VP35 hides the virus’ RNA from being detected by the immune system, as reported in PNAS.

Scientists at The Scripps Research Institute have determined the structure of a critical protein from the Ebola virus, called VP35. The research reveals how this component masks the double-stranded RNA, which would usually serve as an alert to the immune system, allowing the virus uncontrolled replication.

The details are described in the advance, online early edition of Proceedings of the National Academy of Sciences (PNAS) in an article titled “Ebola virus VP35 uses a bimodal strategy to bind dsRNA for innate immune suppression.”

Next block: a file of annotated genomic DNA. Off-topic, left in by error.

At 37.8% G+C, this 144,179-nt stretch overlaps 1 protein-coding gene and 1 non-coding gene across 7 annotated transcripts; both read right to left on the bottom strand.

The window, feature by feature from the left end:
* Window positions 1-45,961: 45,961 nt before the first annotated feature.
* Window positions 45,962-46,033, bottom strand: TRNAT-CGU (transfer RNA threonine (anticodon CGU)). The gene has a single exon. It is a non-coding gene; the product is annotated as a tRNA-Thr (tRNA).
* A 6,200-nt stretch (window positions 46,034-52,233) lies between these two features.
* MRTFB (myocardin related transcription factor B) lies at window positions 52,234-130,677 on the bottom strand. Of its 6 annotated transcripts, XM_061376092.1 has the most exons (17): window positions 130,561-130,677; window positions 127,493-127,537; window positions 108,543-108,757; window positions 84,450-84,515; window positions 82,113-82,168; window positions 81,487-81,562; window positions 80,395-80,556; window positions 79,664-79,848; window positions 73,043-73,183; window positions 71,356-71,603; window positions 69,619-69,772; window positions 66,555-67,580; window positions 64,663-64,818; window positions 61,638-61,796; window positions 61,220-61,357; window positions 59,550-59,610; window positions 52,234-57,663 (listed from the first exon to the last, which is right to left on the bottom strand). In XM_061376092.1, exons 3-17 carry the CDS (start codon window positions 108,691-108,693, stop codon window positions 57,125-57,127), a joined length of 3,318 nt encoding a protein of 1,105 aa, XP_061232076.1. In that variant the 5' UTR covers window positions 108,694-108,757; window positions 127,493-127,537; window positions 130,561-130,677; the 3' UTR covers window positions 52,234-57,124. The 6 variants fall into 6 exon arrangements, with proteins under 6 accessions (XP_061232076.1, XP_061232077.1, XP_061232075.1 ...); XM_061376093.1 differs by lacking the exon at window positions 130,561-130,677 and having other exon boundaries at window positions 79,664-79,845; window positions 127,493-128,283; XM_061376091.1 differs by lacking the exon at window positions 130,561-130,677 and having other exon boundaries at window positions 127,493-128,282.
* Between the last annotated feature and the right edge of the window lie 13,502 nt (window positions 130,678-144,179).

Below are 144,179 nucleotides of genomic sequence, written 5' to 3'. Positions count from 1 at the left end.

The protein structure, determined by x-ray crystallography, showed that VP35 binds another copy of itself, and the pair cooperatively masks the RNA ends. This assembly is unusual because each member of the pair binds the RNA in a different way, revealing that VP35 has two unique strategies for masking viral signatures, explains Christopher Kimberlin, the first author of this study.

Additional RNA binding, small angle x-ray scattering, and deuterium exchange mass spectrometry experiments confirmed the cooperative function of these molecules for immunosuppression.

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